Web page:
There is another important factor to consider here. An important reason to combine computing resources over a network is to get exploratory jobs done very quickly, perhaps even interactively. As we reduce the problem size by a factor of 2 in each dimension, each pencil update takes only half as long, but the message which must be sent over the network during this time remains the same size. Thus, for a computation on a 256x256x256 grid, which would take 8 times less time per mesh update as the previous example of a 512x512x512 grid, a sustained network bandwidth of 8 MByte/sec would be required. A vBNS connection between the LCS&E at the University of Minnesota and NCSA at ATM OC-3 bandwidth would meet this requirement, even if only half of this bandwidth were available for high performance networking research experiments.
It should be noted that the problem sizes discussed here are not unreasonably large. The largest PPM computation to date was performed in September of 1993 on an experimental Silicon Graphics computing system consisting of 16 Challenge XL machines with 20 processors each. These machines were interconnected on 20 FDDI rings, and the PPM code implementation used in that experiment could tolerate message passing latencies of seconds for the 1024x1024x1024 grid used in that computation.
In addition to the research to be carried out involving the restructuring of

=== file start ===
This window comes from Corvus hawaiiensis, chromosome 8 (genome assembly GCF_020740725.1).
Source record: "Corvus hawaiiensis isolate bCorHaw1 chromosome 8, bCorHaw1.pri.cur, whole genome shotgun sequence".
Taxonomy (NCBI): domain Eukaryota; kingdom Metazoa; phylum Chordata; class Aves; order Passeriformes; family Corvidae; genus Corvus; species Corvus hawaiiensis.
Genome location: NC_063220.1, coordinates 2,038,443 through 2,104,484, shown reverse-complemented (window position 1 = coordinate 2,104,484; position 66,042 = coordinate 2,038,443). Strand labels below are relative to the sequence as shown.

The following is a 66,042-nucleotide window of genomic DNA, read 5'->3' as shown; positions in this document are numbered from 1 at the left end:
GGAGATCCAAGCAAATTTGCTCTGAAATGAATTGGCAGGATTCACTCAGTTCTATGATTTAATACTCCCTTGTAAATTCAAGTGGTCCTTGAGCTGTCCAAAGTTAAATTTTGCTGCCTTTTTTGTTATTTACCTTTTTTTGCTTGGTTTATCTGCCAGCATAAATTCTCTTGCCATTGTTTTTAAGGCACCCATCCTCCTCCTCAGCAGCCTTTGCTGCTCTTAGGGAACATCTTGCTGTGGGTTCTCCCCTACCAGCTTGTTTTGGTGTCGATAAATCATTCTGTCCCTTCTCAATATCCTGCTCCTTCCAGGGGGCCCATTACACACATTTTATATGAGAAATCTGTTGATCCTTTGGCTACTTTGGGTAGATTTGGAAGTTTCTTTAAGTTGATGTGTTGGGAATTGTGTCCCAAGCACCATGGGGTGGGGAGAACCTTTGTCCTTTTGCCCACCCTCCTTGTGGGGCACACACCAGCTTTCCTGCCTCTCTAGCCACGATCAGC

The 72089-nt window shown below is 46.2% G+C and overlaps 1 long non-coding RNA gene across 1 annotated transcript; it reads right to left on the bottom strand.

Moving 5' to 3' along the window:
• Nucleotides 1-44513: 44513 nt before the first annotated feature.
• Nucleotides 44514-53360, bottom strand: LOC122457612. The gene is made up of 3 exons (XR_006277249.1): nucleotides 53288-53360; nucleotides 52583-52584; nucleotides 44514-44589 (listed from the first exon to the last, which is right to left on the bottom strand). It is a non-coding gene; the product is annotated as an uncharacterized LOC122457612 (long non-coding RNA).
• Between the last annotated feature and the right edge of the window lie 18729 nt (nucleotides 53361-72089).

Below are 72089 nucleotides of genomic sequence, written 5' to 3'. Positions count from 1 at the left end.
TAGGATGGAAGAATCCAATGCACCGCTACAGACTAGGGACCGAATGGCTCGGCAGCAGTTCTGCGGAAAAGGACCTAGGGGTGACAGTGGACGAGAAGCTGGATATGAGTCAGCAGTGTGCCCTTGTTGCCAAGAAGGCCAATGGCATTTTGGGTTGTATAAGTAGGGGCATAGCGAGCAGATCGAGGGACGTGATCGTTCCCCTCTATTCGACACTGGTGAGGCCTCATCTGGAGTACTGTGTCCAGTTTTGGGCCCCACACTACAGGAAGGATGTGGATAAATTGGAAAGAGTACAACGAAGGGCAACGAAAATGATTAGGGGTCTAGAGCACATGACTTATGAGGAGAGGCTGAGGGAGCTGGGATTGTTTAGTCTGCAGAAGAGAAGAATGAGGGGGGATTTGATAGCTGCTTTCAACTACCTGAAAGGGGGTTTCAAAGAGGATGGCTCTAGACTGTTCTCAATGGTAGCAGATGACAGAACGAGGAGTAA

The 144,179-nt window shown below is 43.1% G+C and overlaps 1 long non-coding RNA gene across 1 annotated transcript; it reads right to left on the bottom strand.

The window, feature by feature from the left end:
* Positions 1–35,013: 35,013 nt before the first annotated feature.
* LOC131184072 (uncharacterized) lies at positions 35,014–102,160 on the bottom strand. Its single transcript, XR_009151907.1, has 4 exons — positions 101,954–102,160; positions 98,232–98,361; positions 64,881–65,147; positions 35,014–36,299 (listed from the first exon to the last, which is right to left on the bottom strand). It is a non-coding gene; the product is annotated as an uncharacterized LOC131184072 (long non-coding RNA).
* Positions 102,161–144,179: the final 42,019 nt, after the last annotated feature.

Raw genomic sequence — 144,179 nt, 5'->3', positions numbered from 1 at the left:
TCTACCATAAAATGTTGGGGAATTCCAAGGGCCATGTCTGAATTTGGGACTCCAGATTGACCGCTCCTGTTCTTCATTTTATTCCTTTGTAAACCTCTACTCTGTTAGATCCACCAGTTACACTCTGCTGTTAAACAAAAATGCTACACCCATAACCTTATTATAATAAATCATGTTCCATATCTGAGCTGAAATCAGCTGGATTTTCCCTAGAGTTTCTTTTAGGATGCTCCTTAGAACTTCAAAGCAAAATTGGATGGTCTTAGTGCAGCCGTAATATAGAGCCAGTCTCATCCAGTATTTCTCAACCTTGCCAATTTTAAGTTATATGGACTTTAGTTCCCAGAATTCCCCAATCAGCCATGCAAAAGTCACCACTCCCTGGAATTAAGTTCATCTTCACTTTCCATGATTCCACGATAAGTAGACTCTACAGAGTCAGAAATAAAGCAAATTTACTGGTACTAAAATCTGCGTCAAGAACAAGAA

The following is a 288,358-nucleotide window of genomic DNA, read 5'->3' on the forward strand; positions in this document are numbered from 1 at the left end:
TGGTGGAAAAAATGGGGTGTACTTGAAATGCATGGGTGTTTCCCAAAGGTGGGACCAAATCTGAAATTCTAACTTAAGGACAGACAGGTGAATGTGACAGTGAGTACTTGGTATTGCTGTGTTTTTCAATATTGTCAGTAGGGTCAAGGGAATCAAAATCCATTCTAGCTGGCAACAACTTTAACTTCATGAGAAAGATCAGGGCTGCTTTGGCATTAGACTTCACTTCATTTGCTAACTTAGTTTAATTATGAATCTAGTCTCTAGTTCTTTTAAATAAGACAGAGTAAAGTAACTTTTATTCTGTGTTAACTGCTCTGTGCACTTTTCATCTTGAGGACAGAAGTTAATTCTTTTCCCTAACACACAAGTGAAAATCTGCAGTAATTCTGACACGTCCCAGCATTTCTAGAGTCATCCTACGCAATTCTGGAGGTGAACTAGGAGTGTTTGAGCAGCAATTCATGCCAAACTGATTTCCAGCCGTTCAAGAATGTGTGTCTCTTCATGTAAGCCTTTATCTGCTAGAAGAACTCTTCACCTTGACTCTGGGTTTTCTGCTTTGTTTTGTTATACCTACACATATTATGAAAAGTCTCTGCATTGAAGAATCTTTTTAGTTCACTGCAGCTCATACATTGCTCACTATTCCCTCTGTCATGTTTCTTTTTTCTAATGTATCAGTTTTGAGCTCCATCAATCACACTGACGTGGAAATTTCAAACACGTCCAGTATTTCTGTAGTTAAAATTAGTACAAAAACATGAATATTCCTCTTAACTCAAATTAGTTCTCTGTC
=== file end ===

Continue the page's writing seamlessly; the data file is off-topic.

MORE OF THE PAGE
large-scale simulation codes to accommodate latency tolerant distributed
computing, we plan to experiment with HiPPI tunneling over the proposed ATM vBNS
connection. HiPPI tunneling could make possible more transparent use of the
combined array of resources at the LCS&E and at NCSA, where each local network
is based on HiPPI. This project also will involve issues of coordinated
resource scheduling at the LCS&E and at NCSA. We plan to address this issue
initially by arranging for special periods of dedicated resource allocation,
but if this distributed computing paradigm is to be widely used, more automatic
means of performing such resource scheduling would be desirable. We will make
a modest start, coordinating resources at only two distant locations, but
ultimately an automatic scheduling mechanism which has some of the functionality of a network operating system would be desirable. We note that dynamic
allocation of network bandwidth as well as of computing resources on the